Stabilizing the Horn

After almost two decades as a failed state torn by civil war, perhaps the world should begin to admit that Somalia – as it is currently constructed – is beyond repair. If so, the place to start is the northernmost region, Somaliland, situated strategically at the opening to the Red Sea and already more or less autonomous and stable.

STRASBOURG – After almost two decades as a failed state torn by civil war, perhaps the world should begin to admit that Somalia – as it is currently constructed – is beyond repair.

Some of the country, however, can meet at least a basic standard of governance. The northernmost region, Somaliland, situated strategically at the opening to the Red Sea and home to roughly 3.5 million of Somalia’s 10 million people, is more or less autonomous and stable. But this stability fuels fears that Somaliland’s people will activate the declaration of independence they adopted in 1991.

At the end of September, Somaliland will hold its third presidential election, the previous two having been open and competitive. Unlike many developing countries, it will welcome foreign observers to oversee the elections, though, unfortunately, most Western countries and agencies will stay away, lest their presence be seen as legitimizing Somaliland’s de facto government.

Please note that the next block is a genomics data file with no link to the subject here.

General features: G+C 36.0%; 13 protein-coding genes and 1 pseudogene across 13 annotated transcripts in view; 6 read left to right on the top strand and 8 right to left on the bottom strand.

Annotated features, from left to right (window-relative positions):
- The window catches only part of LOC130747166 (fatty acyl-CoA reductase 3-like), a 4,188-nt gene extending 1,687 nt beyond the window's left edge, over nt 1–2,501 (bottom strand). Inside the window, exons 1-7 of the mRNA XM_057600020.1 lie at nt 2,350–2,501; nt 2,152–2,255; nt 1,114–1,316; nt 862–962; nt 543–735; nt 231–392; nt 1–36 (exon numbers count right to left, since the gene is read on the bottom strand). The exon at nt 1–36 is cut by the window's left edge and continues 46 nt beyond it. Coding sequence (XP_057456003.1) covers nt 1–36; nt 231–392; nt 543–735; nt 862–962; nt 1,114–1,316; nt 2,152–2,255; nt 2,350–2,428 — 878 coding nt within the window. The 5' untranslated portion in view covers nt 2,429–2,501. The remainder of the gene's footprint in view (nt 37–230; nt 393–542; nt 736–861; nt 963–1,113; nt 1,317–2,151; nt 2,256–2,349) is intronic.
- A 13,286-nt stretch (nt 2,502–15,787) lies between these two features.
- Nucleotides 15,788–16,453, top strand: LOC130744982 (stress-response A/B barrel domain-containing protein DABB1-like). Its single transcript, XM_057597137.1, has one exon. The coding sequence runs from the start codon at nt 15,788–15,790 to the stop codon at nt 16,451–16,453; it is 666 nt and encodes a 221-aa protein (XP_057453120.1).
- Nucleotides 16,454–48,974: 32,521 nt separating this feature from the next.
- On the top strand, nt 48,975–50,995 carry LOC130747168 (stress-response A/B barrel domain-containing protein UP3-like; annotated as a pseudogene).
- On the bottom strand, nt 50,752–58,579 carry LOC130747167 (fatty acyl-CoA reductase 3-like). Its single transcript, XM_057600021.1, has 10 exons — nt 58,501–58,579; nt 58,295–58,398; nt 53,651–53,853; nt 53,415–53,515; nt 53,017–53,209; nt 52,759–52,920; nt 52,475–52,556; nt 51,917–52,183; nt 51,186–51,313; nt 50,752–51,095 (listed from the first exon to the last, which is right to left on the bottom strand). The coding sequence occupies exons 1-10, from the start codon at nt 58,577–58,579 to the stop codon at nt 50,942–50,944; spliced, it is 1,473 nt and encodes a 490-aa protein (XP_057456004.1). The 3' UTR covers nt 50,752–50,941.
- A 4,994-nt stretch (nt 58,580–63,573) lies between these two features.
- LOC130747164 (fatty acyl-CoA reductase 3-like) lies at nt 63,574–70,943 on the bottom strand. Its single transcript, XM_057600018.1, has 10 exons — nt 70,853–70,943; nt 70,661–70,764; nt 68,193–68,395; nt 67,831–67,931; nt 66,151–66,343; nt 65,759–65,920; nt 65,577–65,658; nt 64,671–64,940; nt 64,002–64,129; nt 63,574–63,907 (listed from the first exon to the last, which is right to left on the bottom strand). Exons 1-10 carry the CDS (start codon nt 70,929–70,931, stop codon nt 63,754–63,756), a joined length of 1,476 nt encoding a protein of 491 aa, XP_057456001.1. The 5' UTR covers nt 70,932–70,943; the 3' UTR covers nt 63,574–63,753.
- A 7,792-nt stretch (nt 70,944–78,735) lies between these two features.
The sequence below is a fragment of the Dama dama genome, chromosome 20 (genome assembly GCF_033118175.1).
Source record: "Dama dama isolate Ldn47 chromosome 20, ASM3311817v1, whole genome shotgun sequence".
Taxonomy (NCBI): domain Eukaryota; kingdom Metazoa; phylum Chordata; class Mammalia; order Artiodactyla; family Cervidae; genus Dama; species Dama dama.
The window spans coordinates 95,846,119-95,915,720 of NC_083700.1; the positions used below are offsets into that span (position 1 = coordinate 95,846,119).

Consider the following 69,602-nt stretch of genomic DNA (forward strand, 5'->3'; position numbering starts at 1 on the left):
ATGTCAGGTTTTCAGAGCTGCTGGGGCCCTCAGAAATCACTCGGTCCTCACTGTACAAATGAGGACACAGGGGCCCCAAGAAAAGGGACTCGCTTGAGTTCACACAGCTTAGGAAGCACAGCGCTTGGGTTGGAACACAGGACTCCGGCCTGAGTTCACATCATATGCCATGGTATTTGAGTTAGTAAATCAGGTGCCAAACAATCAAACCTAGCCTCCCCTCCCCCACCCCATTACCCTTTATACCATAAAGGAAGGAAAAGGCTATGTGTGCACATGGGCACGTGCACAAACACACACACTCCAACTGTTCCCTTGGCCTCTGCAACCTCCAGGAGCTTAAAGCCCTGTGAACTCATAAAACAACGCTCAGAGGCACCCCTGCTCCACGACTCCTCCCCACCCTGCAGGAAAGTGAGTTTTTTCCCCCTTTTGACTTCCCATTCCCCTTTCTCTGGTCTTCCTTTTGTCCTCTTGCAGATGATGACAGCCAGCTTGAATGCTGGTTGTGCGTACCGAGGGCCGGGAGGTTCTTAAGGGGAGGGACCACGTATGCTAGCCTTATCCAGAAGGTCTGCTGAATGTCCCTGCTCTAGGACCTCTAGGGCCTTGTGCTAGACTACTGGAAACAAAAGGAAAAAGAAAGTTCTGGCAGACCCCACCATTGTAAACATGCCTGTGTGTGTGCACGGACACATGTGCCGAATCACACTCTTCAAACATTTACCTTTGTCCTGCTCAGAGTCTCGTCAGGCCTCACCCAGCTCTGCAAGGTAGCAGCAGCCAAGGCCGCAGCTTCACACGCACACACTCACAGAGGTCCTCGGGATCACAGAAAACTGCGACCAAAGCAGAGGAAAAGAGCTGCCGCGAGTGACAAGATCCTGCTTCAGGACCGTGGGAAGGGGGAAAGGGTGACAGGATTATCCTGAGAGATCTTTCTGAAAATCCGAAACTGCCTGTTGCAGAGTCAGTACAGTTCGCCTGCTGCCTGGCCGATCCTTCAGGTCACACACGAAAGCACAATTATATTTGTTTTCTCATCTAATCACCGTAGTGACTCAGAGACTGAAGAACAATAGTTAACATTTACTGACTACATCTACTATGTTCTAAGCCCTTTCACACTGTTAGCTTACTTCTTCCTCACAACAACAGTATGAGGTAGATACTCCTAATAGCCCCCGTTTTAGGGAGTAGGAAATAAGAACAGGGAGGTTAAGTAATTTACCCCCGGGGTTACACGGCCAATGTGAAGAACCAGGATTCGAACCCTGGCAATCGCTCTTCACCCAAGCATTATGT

To continue reading, please log in or enter your email address.

To access our archive, please log in or register now and read two articles from our archive every month for free. For unlimited access to our archive, as well as to the unrivaled analysis of PS On Point, subscribe now.

required

By proceeding, you agree to our Terms of Service and Privacy Policy, which describes the personal data we collect and how we use it.

Log in

http://prosyn.org/cZHTMX5;

Cookies and Privacy

We use cookies to improve your experience on our website. To find out more, read our updated cookie policy and privacy policy.